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Question abot concentration gradient

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Question abot concentration gradient

Postby jojo4335 » Mon Jun 19, 2006 6:37 am

How can substances move across a membrane against a concentration gradient? What are the processes that can accomplish this movement? Give an example of when this might need to take place.
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Postby GreenDog » Mon Jun 19, 2006 7:26 am

First of all I have a hunch that the answer is in your coursebook/notebook so these might be good places to start looking for an answer.
But anyway I will remind you those molecules in the cell have a charge. The cell membrane is also charged, negatively. It means that positive molecules are driven into the cell and negative out of the cell…
Another way to move molecules out of the cell is using a transporter which uses ATP…
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Postby jojo4335 » Mon Jun 19, 2006 7:40 am

I have read my text and for some reason the whole thing is very confusing
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Postby GreenDog » Tue Jun 20, 2006 11:56 am

Are you studying Biochemistry, Physiology or trying to understand it in general?

According to the second law of thermodynamics every system in nature wants to reach equilibrium, however in biology only dead systems are in equilibrium. To create a system which is nit in equilibrium we need energy which is provided by ATP. Using ATP the cell creates a gradient of concentrations – meaning the concentration of some molecules is larger in the cell and of some out of the cell. The other gradient is of (electric) potentials. The inner side of the cell is negatively charged (compared to the outer). It means that there are two forces which affect a certain molecule. The chemical gradient might be pulling her in and the potential difference out, or the other way around, or both working in the same direction.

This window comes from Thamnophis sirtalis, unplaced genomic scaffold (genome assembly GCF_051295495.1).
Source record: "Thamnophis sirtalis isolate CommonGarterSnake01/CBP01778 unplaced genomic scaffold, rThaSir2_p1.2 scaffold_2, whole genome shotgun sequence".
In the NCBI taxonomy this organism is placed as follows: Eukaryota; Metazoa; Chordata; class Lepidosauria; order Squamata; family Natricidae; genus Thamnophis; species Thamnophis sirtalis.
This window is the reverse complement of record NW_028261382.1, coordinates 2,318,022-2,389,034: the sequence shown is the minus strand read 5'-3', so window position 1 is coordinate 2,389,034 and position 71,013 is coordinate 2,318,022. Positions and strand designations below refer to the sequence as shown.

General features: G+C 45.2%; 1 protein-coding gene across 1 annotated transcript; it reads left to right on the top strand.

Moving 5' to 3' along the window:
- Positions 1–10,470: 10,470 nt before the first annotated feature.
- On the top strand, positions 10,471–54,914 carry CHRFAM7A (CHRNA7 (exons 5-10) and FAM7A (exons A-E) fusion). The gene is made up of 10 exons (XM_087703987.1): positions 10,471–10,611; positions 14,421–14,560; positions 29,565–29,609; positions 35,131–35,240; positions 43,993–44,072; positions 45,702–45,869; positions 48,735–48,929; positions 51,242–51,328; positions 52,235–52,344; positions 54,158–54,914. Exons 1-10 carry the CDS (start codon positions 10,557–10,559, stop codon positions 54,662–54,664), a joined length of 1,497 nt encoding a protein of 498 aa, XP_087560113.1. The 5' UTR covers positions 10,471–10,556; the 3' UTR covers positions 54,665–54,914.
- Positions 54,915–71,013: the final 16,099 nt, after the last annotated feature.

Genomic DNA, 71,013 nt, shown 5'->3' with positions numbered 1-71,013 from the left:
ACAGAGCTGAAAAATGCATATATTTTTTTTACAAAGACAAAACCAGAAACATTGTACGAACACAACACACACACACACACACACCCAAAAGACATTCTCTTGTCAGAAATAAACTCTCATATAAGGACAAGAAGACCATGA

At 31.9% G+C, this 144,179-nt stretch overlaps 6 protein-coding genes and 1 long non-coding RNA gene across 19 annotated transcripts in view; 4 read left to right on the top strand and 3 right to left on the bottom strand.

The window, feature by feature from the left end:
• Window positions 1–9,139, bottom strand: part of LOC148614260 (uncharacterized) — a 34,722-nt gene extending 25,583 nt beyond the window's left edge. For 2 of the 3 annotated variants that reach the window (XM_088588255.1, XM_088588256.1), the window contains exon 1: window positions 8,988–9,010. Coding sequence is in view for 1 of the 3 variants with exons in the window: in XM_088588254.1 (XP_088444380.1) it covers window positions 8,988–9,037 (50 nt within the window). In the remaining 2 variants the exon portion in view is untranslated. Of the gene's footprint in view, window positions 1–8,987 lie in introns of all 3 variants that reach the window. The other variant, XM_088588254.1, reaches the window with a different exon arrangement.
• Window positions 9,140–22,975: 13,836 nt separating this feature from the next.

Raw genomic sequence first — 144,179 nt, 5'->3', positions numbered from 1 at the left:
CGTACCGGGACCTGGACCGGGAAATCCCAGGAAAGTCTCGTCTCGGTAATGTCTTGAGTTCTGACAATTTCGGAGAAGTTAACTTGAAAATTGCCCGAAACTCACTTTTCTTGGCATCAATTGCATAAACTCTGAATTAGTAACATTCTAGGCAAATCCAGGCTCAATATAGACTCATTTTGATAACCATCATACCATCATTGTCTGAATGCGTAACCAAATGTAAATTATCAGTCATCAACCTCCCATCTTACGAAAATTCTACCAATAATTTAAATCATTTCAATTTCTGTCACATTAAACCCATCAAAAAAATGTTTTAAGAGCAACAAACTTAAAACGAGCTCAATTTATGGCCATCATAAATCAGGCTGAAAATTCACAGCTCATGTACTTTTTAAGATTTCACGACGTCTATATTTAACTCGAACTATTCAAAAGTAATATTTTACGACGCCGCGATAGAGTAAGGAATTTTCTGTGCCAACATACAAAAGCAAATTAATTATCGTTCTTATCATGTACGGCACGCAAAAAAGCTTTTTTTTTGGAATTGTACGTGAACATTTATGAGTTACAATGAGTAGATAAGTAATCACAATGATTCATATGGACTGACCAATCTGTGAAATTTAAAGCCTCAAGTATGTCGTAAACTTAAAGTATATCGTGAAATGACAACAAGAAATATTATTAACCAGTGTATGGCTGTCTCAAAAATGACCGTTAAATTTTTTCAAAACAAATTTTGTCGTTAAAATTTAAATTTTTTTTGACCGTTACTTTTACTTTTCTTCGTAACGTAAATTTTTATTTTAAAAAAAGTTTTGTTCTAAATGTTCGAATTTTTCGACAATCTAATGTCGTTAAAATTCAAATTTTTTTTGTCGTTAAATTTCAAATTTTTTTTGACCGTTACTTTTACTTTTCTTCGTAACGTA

So, to move a molecule across the membrane against the chemical gradient maybe all you need is to open the right channel and it will move because of the electric force is stronger, as happens in synaptic transmission.
And another way might be to use a transporter to give you energy either something that uses ATP directly to pull something against its driving force, or a coupled transporter which moves one substance according to the driving force and uses the energy to move something else against the driving force.
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Re: Question abot concentration gradient

Postby nikeman » Tue Jun 20, 2006 6:38 pm

jojo4335 wrote:How can substances move across a membrane against a concentration gradient? What are the processes that can accomplish this movement? Give an example of when this might need to take place.


all i can tell you is Active Transport proteins
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